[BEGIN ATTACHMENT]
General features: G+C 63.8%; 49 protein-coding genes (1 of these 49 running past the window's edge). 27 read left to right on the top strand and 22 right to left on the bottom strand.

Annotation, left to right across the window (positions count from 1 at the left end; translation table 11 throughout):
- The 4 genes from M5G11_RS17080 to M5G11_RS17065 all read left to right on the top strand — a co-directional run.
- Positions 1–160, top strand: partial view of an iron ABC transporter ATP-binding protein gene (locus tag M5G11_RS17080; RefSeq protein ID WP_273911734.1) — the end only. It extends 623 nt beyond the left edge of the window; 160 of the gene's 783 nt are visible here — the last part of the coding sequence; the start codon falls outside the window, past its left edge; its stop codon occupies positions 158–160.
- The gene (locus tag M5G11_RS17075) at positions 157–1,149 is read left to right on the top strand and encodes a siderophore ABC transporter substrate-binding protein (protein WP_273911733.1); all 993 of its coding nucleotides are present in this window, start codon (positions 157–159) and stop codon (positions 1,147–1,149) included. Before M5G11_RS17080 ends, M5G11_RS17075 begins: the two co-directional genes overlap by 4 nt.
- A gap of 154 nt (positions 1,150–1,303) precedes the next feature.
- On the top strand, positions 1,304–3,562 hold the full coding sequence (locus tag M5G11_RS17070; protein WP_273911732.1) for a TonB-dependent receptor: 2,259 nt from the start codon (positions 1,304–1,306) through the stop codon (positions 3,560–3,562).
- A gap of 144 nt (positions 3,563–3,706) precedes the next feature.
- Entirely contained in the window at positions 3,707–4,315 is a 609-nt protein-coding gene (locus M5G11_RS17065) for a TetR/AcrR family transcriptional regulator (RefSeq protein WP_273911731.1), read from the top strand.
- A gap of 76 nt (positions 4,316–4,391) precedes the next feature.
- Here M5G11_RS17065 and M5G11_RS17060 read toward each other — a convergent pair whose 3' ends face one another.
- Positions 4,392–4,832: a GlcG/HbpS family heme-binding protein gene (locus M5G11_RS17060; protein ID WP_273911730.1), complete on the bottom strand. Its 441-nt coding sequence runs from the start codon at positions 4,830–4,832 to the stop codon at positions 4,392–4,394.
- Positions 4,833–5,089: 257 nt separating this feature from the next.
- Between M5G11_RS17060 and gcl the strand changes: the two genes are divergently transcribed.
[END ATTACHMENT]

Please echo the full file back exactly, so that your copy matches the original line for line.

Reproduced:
General features: G+C 63.8%; 49 protein-coding genes (1 of these 49 running past the window's edge). 27 read left to right on the top strand and 22 right to left on the bottom strand.

Annotation, left to right across the window (positions count from 1 at the left end; translation table 11 throughout):
- The 4 genes from M5G11_RS17080 to M5G11_RS17065 all read left to right on the top strand — a co-directional run.
- Positions 1–160, top strand: partial view of an iron ABC transporter ATP-binding protein gene (locus tag M5G11_RS17080; RefSeq protein ID WP_273911734.1) — the end only. It extends 623 nt beyond the left edge of the window; 160 of the gene's 783 nt are visible here — the last part of the coding sequence; the start codon falls outside the window, past its left edge; its stop codon occupies positions 158–160.
- The gene (locus tag M5G11_RS17075) at positions 157–1,149 is read left to right on the top strand and encodes a siderophore ABC transporter substrate-binding protein (protein WP_273911733.1); all 993 of its coding nucleotides are present in this window, start codon (positions 157–159) and stop codon (positions 1,147–1,149) included. Before M5G11_RS17080 ends, M5G11_RS17075 begins: the two co-directional genes overlap by 4 nt.
- A gap of 154 nt (positions 1,150–1,303) precedes the next feature.
- On the top strand, positions 1,304–3,562 hold the full coding sequence (locus tag M5G11_RS17070; protein WP_273911732.1) for a TonB-dependent receptor: 2,259 nt from the start codon (positions 1,304–1,306) through the stop codon (positions 3,560–3,562).
- A gap of 144 nt (positions 3,563–3,706) precedes the next feature.
- Entirely contained in the window at positions 3,707–4,315 is a 609-nt protein-coding gene (locus M5G11_RS17065) for a TetR/AcrR family transcriptional regulator (RefSeq protein WP_273911731.1), read from the top strand.
- A gap of 76 nt (positions 4,316–4,391) precedes the next feature.
- Here M5G11_RS17065 and M5G11_RS17060 read toward each other — a convergent pair whose 3' ends face one another.
- Positions 4,392–4,832: a GlcG/HbpS family heme-binding protein gene (locus M5G11_RS17060; protein ID WP_273911730.1), complete on the bottom strand. Its 441-nt coding sequence runs from the start codon at positions 4,830–4,832 to the stop codon at positions 4,392–4,394.
- Positions 4,833–5,089: 257 nt separating this feature from the next.
- Between M5G11_RS17060 and gcl the strand changes: the two genes are divergently transcribed.